Even the best Chromebooks on the market have one very distinct disadvantage when compared to Windows and Macs: they come with an expiration date. All Chromebooks updates are handled directly by Google, and since Google doesn't want to be burdened with keeping things compliant and bug-free with every random chipset ever used in a Chromebook, each Chromebook comes with a date after which Google no longer guarantees the laptop will get Chrome OS updates.
This is the Auto Update Expiration date, also known as the AUE date.
Because retailers tend to stock the same laptop for years after it is launched, the AUE date is one of the most important things to look at when you're buying a Chromebook. While new Chromebooks launched in 2020 have tended to launch with 6-8 years of Chrome OS updates — even budget-minded Chromebooks like the Chromebook Duet have AUE dates of June 2028 — models unveiled two years ago like the Lenovo Chromebook C330 launched with AUE dates of 2022 (dates that have since been pushed to June 2025).
Chrome OS is designed to run on older, weaker hardware.
This built-in obsolescence is obviously not a great thing for the everyday consumer — especially on the budget-minded Chromebooks that dominate the segment — and a project to help fix it reached an important milestone over the weekend. It's called Lacros, and its ultimate goal is to decouple Chrome from Chrome OS so that the most important part of your Chromebook keeps get updated even after OS updates stop.
This project launched months ago and had a flag you could enable in Chrome Canary. Still, the flag and the icon it produced didn't actually do much of anything until this weekend, when Lacros finally opened and ran as a separate Chrome browser alongside the main Chrome OS-version.
You could go play with Lacros right now — if you were willing to switch to the Canary channel and then enable the Lacros flag — but I wouldn't bother yet. While this is something that will have phenomenal potential, the end game here is to have Lacros work exactly like the current Chrome browser and eventually replace it seamlessly. This would allow users to continue to have a secured, updated experience on the Chrome browser even if the basic Chrome OS system was no longer being updated.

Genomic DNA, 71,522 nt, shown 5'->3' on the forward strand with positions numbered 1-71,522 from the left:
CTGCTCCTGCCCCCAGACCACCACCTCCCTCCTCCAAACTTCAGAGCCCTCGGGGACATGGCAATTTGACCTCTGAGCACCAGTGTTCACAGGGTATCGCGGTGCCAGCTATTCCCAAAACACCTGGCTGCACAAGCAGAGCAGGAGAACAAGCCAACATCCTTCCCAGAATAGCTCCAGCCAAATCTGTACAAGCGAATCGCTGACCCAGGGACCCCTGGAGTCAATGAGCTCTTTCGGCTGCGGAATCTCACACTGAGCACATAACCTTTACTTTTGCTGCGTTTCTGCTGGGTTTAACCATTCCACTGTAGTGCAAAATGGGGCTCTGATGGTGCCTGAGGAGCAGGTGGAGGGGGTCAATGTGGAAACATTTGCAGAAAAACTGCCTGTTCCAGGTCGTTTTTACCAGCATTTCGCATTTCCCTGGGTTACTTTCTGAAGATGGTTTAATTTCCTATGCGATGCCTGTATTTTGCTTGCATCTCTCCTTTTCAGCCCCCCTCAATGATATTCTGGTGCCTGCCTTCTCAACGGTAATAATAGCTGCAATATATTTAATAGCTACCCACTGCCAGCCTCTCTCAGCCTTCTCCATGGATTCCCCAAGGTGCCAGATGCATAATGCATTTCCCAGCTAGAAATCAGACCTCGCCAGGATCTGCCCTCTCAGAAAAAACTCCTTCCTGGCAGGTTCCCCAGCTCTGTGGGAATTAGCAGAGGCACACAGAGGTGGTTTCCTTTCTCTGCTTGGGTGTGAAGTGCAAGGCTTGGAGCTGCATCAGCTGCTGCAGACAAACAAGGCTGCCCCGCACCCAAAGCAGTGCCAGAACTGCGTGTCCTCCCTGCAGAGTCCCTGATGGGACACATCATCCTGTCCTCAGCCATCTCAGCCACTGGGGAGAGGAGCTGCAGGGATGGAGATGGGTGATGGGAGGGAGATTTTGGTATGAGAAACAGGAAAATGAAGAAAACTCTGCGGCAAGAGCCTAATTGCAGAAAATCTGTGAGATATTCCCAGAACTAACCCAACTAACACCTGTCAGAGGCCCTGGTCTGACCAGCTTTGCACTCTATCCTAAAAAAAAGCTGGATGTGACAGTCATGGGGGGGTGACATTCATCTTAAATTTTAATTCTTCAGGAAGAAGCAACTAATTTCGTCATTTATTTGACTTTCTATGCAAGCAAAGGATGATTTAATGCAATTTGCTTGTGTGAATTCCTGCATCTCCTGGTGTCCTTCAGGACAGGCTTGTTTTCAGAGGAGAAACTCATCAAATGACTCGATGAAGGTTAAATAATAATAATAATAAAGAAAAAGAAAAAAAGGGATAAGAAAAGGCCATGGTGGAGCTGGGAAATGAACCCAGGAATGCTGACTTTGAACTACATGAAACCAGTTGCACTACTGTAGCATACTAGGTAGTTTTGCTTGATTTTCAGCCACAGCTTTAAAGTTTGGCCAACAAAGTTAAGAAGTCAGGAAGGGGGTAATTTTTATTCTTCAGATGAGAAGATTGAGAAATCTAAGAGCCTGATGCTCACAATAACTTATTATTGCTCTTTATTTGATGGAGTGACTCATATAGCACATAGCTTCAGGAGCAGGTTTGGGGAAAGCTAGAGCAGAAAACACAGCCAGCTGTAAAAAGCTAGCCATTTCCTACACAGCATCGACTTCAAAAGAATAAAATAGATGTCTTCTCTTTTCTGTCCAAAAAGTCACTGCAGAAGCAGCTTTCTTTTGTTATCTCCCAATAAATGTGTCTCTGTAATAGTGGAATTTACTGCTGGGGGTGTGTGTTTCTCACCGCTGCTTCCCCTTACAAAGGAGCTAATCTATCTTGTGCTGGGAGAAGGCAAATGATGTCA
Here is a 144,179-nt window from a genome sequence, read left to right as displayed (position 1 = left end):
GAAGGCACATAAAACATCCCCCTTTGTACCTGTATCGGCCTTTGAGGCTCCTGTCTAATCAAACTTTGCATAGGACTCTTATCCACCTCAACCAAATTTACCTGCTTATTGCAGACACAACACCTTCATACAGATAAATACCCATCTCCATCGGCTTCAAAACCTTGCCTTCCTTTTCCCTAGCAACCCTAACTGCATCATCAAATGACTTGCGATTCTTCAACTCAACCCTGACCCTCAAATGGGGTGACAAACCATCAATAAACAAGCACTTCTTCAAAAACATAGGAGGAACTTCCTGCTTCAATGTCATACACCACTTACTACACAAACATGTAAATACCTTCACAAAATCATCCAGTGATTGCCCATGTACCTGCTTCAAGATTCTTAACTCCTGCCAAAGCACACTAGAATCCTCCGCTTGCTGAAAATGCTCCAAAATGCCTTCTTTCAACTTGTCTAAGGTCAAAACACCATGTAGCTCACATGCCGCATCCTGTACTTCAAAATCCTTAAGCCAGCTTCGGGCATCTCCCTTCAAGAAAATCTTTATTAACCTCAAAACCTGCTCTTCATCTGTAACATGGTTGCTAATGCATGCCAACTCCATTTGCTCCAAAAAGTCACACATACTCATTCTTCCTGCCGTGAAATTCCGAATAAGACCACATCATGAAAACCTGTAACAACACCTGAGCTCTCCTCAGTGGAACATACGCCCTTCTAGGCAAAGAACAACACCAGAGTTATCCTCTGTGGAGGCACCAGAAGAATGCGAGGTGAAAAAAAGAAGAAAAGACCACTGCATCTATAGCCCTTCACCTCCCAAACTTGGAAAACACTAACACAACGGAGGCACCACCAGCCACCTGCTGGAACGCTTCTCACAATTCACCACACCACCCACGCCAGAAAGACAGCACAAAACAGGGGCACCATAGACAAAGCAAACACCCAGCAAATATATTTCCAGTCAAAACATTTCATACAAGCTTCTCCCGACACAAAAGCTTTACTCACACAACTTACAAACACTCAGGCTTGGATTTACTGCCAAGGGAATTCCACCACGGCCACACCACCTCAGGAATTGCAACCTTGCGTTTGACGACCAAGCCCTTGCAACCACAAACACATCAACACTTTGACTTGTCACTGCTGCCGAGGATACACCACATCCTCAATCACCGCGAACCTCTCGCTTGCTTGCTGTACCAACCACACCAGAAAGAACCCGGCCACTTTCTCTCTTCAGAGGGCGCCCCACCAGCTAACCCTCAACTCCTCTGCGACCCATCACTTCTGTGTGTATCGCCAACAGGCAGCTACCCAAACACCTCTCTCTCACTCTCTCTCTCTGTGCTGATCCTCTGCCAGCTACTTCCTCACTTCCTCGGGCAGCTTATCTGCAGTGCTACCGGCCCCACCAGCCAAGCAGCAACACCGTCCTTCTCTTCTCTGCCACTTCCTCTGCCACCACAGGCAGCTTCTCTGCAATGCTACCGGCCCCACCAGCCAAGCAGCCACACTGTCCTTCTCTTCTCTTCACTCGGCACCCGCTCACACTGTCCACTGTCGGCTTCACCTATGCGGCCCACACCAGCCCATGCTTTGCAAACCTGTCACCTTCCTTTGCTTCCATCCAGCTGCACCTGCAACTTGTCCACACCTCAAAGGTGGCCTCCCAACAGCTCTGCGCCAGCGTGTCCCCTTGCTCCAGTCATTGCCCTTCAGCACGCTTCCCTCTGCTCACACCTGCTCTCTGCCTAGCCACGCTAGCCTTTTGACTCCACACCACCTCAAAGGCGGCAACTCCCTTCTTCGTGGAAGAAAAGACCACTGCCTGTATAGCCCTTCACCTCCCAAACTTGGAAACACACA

Considering that the Chrome OS system is so stripped down — it's a basic framework on which the Chrome Browser, sandboxed Android apps, and sandboxed Linux apps sit — having the core System UI updated isn't nearly as important as having the Chrome browser itself updated. After all, nothing you install on a Chromebook should ever touch the core system. If Chrome Browser could be updated through Linux, and Android apps could keep updating through Google Play, an expired Chromebook would still be a perfectly viable option for those who can't spend hundreds on a new laptop every five years.
Chrome OS is designed to run on older, weaker hardware — it's how Chromebooks have dominated the budget laptop category — and if Lacros is successful, then the affordable workhorses Chrome has built its brand on will have even more long-lasting value. Imagine a $250 Chromebook that could last a decade. Especially with the durability standards that Google has for educational and Enterprise Chromebooks, a Chromebook that could keep chugging along once System UI updates stop would be phenomenal.
This is an incredibly important project right now, as we're in the midst of a Chromebook shortage and school districts could very much use a way to extend the life of older Chromebooks while they're waiting months and months for new shipments to arrive. Of course, we're still months — possibly years — away from this being rolled out to Chromebooks. Still, the progress made in just five months is very promising, and I look forward to the day when an AUE date isn't a death sentence for a Chromebook that's old but still otherwise perfectly functional.
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